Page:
We will now use tleap to add a water box to the molecule and counter ions to complete the model system.
As shown above, the command to add water box is called "solvateBox". There are several other ways to add water, but we'll just stick to the most straightforward way here. WATERBOX216 is a pre-equilibrated box of TIP3P water. The number 10 is the buffering distance between the edges of the box and the protein in angastroms. Here you have to make some judgement calls about the size of buffer to use. If you use too big a number, you end up with a big water box and waste a lot of unnecessary computing time on uninteresting water molecules. However, if you use too small a water box, during the simulation, the molecule may undergo conformation changes and part of it may stick outside of the box. If you want to simulate as close to experimental conditions and you know the concentration of your system, you can use that information to figure out the size of water box you need and set it explicitly, otherwise, I think 10 is a reasonable number to start.
The next thing we need to do is to add counter ions. Before we issue the "addions" command, we need to figure out whether our system is positively charged or negatively charge. If it is positively charge, we will want to add negatively charged Cl- ions to counter it and if it is negatively charged, then we'll add Na+ to counter it. To calculate the charge of our system, we can use the command "charge" like this:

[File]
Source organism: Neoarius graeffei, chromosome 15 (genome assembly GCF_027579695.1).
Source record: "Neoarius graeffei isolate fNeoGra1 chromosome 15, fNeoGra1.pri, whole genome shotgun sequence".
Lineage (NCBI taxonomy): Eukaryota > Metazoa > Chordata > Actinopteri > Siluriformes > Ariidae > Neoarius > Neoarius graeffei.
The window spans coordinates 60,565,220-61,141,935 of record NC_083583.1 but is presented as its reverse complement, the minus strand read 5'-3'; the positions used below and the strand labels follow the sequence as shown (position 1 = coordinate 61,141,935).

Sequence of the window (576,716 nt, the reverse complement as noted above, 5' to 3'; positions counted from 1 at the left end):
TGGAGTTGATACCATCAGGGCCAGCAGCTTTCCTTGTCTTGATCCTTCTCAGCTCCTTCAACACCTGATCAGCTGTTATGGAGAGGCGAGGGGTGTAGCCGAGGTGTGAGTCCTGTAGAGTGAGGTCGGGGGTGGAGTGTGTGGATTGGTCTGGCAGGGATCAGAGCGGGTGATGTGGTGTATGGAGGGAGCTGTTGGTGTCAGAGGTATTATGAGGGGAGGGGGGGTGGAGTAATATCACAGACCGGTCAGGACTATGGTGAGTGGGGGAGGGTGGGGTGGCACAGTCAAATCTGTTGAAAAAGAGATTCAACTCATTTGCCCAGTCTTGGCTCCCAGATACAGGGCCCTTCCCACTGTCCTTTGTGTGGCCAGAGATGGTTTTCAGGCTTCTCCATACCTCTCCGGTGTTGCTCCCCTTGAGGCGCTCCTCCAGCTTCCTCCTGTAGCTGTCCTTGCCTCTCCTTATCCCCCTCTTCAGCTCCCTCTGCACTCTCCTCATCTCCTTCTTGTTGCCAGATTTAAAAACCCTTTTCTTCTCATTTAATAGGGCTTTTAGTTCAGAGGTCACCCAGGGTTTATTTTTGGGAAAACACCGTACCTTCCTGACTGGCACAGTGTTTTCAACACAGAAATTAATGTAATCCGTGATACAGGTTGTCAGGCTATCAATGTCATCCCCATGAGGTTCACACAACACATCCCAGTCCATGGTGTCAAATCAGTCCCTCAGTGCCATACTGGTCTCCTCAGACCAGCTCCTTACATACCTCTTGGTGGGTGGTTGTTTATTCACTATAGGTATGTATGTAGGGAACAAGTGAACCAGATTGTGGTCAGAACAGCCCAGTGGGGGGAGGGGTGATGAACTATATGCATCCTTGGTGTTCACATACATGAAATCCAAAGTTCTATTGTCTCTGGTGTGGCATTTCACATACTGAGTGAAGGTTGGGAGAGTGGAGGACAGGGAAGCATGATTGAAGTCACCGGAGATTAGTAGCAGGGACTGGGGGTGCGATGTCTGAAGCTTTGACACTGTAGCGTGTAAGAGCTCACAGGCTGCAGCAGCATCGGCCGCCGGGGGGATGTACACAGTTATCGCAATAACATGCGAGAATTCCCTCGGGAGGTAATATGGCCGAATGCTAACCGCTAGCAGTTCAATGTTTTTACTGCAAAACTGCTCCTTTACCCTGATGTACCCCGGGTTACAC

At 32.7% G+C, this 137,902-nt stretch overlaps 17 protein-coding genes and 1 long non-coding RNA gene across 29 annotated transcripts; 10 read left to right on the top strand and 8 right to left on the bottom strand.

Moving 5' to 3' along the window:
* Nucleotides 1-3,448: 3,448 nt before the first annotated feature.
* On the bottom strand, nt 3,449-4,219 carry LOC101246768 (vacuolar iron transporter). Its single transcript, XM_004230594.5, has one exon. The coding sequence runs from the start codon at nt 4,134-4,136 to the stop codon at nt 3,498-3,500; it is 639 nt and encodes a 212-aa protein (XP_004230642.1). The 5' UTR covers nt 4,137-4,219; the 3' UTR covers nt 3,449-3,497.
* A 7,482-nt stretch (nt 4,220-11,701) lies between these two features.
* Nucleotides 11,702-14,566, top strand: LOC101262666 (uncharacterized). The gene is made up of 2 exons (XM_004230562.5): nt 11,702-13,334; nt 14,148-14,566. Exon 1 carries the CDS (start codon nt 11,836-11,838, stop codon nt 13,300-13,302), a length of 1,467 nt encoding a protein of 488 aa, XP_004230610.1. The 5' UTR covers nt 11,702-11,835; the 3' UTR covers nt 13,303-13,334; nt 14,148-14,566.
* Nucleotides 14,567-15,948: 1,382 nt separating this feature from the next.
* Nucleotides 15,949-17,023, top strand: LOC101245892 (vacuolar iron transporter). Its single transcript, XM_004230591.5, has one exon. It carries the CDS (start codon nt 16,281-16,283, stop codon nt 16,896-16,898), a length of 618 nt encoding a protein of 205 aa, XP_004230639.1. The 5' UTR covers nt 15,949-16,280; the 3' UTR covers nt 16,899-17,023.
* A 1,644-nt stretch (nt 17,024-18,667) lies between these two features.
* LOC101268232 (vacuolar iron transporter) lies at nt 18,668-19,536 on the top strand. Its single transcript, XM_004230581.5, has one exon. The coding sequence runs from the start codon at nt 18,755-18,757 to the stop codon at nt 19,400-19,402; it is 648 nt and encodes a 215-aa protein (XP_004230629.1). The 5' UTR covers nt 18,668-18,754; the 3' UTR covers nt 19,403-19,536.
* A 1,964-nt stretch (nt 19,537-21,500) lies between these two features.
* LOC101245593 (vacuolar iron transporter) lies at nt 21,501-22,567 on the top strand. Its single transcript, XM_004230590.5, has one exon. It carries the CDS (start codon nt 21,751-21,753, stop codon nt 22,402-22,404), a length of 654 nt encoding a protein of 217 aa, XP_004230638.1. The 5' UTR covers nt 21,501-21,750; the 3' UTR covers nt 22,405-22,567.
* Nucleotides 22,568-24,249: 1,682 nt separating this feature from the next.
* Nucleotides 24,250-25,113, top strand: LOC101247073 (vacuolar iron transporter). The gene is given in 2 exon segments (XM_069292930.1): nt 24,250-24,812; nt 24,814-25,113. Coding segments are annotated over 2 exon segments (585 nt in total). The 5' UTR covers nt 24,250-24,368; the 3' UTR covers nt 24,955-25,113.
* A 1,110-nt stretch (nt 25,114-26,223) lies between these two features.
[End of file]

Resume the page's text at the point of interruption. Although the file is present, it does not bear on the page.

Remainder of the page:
So we see that our system is positively charged. We'll add Cl- ions to balance out the charges.
AMBER actually offers two algorithms to add ions. The first approach implemented in "addions" is to simply draw a grid around the solute and places ions at grid points where the energies are lowest. This approach will ignore water molecules in locating where to place the ion and if the chosen location overlaps a water molecule, the water is deleted and replaced with the ion. If we use this algorithm, we ended up with Cl- ions next to our Mg2+ which is not what we want. The second approach implemented by the command "addions2" does almost the same thing as "addions" except that it treats solvent molecules the same as solute. We'll use "addions2" to ensure that the Cl- ions are some distance away from our molecule so its charges won't artificially distort our system. The number "0" at the end of our command means that we want tleap to figure out the appropriate number of counter ions to neutralize the whole system.
As you can see, this calculation took 990 seconds on my Pentium IV PC, so if nothing seems to happen on your computer for a while, just exercise a little bit of patience before you reach for the reset button.
Finally, we are ready to output our results and save the system as input files.
You can now quit tleap.